The United States has a prison problem. We have just 5 percent of the world's population but 25 percent of its prisoners. Even though our imprisonment rate has grown more than 400 percent since 1970, locking people up has not proved to be a deterrent.
The prison problem also extends to jails, which hold defendants awaiting trial and prisoners sentenced for minor offenses. A new report from the Vera Institute of Justice, a nonprofit focused on justice policy, reports that America's local jails, which hold roughly 731,000 people on any given day, are holding more people even though the crime rate is going down. Jails disproportionately detain people of color longer and for lesser crimes. The report also finds that jails are less likely to give inmates the rehabilitation and mental-health support that could keep them out of prison.
"I observe injustice routinely. Nonetheless even I—as this report came together—was jolted by the extent to which unconvicted people in this country are held in jail simply because they are too poor to pay what it costs to get out," writes Vera president and director Nicholas Turner. He described poor detention practices in which the mentally ill, homeless, and substance abusers are routinely jailed for bad behavior and described the practice as "destructive to individuals, their families, and entire communities."
The 46-page report paints a devastating portrait of American jails. Here are a few quick takeaways:
1. The number of people going to jail is going up while crime rates are falling: In 1983, roughly 6 million people were admitted to a local jail. That number grew to roughly 11.7 million in 2013. Meanwhile, crime rates have been dropping. See Vera's chart:
Jail admissions rates include people who've gone to jail more than once—recidivism is a separate, but related issue—but even factoring that in, more people are going to jail. The report speculates that this is tied to arrests for drug crimes: In 1983, drug defendants and inmates made up less than 10 percent of local jail populations but by 2002 they accounted for 25 percent.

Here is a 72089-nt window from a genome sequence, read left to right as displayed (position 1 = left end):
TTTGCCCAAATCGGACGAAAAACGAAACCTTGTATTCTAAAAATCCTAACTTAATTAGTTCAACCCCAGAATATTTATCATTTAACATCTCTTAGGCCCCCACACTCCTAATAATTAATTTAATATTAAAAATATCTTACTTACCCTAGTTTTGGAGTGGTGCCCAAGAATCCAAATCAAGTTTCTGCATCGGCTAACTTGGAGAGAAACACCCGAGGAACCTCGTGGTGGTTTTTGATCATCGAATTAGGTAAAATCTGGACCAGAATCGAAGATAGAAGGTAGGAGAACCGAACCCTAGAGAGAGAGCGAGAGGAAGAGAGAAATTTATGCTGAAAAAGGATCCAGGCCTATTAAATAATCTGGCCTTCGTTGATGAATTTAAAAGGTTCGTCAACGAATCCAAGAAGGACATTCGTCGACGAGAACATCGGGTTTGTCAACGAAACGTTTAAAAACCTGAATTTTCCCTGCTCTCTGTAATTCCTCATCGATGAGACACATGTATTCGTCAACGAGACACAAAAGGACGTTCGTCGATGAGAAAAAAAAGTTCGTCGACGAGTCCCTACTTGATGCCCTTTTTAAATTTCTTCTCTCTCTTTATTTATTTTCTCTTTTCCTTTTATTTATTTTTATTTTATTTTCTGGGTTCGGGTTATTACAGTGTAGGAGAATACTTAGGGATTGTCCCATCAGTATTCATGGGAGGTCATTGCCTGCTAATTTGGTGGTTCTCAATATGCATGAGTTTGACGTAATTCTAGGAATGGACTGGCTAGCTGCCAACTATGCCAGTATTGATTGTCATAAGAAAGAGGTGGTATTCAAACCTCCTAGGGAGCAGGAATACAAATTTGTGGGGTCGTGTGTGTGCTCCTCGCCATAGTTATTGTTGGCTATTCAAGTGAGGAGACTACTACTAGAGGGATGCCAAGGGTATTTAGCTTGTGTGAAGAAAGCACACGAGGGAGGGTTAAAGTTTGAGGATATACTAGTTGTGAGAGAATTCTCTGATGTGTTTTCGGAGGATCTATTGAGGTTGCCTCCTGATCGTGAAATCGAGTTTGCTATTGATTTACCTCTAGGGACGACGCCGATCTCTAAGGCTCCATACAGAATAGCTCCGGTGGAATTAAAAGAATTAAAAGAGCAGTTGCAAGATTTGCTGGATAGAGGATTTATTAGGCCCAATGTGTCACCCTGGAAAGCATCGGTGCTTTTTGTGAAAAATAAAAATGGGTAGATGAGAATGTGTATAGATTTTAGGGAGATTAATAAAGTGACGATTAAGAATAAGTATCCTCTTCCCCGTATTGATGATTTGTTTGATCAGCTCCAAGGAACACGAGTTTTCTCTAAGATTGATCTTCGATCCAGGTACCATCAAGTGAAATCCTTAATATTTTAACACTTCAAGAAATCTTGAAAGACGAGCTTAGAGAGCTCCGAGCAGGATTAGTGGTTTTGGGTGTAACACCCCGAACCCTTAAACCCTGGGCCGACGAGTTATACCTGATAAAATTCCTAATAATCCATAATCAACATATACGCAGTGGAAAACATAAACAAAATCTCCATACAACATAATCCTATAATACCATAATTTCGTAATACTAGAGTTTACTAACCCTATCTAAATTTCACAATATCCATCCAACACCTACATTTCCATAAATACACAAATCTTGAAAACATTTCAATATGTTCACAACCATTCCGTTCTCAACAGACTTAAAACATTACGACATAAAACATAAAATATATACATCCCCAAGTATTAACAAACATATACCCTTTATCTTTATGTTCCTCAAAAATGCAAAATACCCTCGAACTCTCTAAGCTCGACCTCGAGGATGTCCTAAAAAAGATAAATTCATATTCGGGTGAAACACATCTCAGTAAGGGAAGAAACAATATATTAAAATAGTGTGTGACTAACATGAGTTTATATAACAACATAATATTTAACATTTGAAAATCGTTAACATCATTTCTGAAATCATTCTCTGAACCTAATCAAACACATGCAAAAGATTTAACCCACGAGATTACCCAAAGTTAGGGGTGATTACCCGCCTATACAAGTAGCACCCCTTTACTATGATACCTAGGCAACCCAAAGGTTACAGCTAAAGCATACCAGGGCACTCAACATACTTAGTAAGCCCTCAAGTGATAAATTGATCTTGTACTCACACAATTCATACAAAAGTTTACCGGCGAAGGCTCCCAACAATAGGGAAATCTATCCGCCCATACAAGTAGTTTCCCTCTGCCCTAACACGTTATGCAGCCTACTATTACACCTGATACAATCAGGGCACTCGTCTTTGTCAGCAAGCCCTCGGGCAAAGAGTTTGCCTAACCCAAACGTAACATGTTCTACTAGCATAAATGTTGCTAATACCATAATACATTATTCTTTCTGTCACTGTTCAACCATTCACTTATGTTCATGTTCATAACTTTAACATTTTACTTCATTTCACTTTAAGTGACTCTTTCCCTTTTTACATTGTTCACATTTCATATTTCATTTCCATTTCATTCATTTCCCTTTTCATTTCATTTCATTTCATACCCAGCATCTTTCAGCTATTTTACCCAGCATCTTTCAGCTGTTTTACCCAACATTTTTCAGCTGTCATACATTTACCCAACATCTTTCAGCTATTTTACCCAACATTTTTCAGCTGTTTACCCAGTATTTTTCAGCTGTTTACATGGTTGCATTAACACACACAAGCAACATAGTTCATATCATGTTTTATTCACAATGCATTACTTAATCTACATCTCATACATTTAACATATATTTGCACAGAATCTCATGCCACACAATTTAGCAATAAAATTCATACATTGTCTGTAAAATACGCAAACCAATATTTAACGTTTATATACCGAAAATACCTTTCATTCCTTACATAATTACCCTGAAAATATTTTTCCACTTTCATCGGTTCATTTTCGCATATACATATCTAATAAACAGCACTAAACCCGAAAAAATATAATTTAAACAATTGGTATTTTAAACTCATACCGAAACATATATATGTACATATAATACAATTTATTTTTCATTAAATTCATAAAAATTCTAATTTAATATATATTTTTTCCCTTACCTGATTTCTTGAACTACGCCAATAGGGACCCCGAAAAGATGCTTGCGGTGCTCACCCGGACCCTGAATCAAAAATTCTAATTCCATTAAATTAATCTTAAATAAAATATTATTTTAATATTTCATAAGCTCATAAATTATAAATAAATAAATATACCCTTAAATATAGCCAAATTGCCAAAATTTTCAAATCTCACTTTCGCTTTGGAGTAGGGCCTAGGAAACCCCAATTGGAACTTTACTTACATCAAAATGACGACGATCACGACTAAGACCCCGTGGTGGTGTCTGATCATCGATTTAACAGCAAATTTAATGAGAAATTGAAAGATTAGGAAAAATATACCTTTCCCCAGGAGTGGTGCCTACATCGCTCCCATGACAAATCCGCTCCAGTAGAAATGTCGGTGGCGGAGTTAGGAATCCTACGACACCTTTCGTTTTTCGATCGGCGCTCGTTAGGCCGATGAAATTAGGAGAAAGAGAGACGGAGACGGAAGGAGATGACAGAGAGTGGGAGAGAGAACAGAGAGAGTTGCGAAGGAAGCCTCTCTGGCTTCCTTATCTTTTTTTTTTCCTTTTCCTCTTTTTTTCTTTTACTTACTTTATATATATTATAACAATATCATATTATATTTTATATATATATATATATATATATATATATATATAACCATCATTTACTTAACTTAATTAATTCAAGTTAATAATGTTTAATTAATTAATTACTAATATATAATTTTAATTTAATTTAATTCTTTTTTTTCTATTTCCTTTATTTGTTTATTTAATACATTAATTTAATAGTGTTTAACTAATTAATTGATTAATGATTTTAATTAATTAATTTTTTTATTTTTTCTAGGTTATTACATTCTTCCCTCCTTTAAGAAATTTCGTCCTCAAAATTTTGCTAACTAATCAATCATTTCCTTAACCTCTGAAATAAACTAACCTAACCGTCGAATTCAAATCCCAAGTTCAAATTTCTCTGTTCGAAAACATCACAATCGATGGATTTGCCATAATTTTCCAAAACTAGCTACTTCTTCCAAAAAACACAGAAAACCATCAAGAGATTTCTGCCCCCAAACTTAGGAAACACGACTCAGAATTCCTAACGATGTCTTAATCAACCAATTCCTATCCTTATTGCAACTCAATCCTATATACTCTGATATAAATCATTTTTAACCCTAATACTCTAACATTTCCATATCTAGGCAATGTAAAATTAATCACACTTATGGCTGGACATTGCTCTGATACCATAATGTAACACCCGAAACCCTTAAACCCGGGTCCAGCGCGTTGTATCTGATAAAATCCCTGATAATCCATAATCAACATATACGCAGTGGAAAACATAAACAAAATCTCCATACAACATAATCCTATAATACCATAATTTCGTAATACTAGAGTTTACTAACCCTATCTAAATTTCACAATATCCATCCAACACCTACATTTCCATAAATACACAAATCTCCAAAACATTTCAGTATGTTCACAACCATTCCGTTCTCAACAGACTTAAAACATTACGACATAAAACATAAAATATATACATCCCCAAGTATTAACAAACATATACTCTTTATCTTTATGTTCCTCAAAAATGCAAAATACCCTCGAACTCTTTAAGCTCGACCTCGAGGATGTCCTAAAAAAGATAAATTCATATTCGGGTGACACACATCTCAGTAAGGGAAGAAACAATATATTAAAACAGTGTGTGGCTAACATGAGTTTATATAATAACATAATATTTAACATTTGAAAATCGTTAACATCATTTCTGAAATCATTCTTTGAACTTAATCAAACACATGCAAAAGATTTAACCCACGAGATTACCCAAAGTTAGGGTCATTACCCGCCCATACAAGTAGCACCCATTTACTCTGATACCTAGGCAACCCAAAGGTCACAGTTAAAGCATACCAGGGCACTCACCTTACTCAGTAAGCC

2. Jail time is getting longer: Once people land in jail, their average stay has increased nearly 65 percent, from 14 days to 23. This statistic doesn't distinguish between pretrial detention and those serving actual jail terms, but, as the report notes, "the proportion of jail inmates that are being held pretrial has grown substantially in the last thirty years—from about 40 to 62 percent—it is highly likely that the increase in the average length of stay is largely driven by longer stays in jails by people who are unconvicted of any crime."
3. People who go to jail often work less and earn less after getting out: Spending any time in jail can, and usually does, significantly alter someone's ability to lead a normal life upon release. Plus, many jail inmates have to pay fees for laundry service, room and board, and even booking fees. Even if they're later found innocent, they still must pay those bills, leaving many former defendants indebted to the system.
Consider Kevin Thompson, a Georgia man who had been jailed once and was jailed again for not paying $838 in traffic fines, court fees, and probation fees to a private probation company.
4. Lack of money is the main reason defendants sit in jail: The report comes to a depressing, if not surprising, conclusion: "Money, or the lack thereof, is now the most important factor in determining whether someone is held in jail pretrail. Almost everyone is offered monetary bail, but the majority of defendants cannot raise the money quickly or, in some cases, at all." This leads to situations where people are stuck in jail for minor offenses. A 2010 Human Rights Watch report found that in about 19,000 criminal cases in New York City, many people couldn't afford bail set at $1,000 or less. In some cases, the accused pled guilty early to get out of jail, even if they were innocent.
5. Society's race problems are amplified by the local jail dynamic: The Vera report notes that about 38 percent of felony defendants will spend their entire pretrial periods in jail, but only one in 10 were denied bail in the first place. The rest, many of whom are African American men, simply can't afford to post bail: "Black men appear to be caught in a cycle of disadvantage: incarcerated at higher rates and, therefore, more likely to be unemployed and/or in debt, they have more trouble posting bail."